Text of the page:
In the spirit of Halloween, I decided to blog about one of my favorites. It’s been a debate for many, many years. Of course, there are various versions that have been released, but when asked if you have seen the movie, the most widely recognized of all are the two mentioned above. However, which one is the better one? It’s too difficult. Yes, the same synopsis and all that… but different effects, different actors… all of these things must be considered when deciding which film is better.
According to IMDB, the heavy makeup that Frederic March wore as Hyde almost damaged his face. If you have seen both. You know which Hyde looks scarier… Frederic March’s Hyde. The pulling down of the eyes, the hair, the teeth… March’s Hyde makeup was in various colors. How his appearance registered on the film depended on the use of different colored filters in front of a camera lens [which color was in front of the lens brought out which color of makeup the most]. I think Frederic March was the perfect person to play this role. It certainly showed that the actor could do ‘heavier roles.’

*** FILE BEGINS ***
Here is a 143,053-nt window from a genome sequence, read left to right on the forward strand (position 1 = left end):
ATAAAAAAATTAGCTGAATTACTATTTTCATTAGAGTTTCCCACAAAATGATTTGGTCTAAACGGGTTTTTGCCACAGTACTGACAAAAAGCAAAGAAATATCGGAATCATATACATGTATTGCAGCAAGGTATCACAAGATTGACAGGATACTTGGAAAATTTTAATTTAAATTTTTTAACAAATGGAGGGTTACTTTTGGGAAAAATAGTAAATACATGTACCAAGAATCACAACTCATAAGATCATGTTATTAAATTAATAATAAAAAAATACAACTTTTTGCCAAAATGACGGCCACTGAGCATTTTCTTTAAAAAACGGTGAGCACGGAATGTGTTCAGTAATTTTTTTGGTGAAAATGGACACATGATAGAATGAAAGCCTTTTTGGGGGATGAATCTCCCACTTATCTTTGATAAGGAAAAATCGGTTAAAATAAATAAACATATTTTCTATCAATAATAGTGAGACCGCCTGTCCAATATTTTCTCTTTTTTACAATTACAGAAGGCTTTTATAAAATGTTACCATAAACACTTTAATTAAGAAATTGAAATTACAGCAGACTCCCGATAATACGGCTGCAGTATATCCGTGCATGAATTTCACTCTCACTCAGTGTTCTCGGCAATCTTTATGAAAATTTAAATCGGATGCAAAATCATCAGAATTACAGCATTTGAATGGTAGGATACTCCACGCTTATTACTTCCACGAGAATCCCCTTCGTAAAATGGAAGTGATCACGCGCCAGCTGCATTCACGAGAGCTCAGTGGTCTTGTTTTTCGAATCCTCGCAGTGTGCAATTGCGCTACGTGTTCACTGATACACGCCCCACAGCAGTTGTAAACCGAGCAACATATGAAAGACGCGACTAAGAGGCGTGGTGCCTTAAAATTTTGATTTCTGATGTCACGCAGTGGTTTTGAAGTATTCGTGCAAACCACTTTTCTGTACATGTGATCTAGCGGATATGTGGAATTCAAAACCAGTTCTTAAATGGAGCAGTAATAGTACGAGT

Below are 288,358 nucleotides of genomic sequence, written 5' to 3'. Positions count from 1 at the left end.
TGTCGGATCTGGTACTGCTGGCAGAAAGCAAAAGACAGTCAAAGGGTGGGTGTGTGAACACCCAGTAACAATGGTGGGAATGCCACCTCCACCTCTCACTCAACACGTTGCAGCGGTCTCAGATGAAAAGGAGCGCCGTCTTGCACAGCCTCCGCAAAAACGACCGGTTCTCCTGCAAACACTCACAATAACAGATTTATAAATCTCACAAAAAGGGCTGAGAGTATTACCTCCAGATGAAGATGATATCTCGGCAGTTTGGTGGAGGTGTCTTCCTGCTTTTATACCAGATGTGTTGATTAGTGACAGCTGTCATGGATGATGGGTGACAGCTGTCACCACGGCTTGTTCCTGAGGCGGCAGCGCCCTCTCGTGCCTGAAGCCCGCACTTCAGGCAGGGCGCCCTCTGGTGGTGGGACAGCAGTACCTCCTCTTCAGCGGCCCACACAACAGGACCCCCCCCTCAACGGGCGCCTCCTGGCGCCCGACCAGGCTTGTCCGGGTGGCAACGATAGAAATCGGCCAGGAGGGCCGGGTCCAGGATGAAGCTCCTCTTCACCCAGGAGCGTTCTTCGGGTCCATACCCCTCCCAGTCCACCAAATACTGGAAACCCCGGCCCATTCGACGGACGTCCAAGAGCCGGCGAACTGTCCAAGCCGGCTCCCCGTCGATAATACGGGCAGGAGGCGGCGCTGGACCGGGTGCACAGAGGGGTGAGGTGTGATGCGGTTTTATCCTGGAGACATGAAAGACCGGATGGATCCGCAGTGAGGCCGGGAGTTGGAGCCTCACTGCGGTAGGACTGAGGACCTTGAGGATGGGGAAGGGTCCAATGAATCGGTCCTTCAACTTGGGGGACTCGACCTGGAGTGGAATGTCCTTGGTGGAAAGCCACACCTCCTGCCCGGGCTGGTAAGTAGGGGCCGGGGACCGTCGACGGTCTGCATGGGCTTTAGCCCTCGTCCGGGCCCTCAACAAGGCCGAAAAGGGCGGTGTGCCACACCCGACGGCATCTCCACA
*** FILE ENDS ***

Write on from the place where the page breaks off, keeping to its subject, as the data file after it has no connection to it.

Now for the 1941 version. I’ve always loved Spencer Tracy. He is one of the greatest actors of all time [and he won two Oscars in a ROW. Like Tom Hanks!]. He turned down James Stewart’s role in The Philadelphia Story (1940) to make this piece. Anyway, the effects of Tracy’s Hyde is VERY different. Not as much hair….he doesn’t have the ridiculously droopy eyes. The teeth aren’t messed up really. I do think that acting might be what makes him Hyde. The scene where Ivy [Ingrid Bergman] brings him a drink, and he asks her to sit down… that’s creepy. His face, the way he watches and stares at her. The way he seems to angry and possessive. That’s Hyde. You don’t need the makeup and effects to tell that he is evil. However… even Tracy himself said this was the least of his favorite films and that his acting was awful. It’s not my favorite of his films by far. If more effects were used, then perhaps it could be more comparable to the 1931 version.
Audiences and critics felt that Spencer Tracy was ‘too American’ and ‘too rough’ to play the role of Hyde in the film. And perhaps they were right. But in a way, off topic but, I couldn’t picture anyone else playing James Stewart’s role in The Philadelphia Story (1940), and that’s just what would have happened.
So, I think 1931’s Dr. Jekyll and Mr. Hyde takes the cake!
Watch this YouTube video. It’s actually a picture slideshow, but it does come very close to the 1931  part of the movie. Watch as his entire face changes…. the eyes, teeth, cheeks, hair… everything! The movie was well ahead of it’s time. It certainly it remarkable.
*NOTE: Although often said to be 1932, I put 1931... It was released on December 31st, 1931. IMDB placed it at 1931, as well.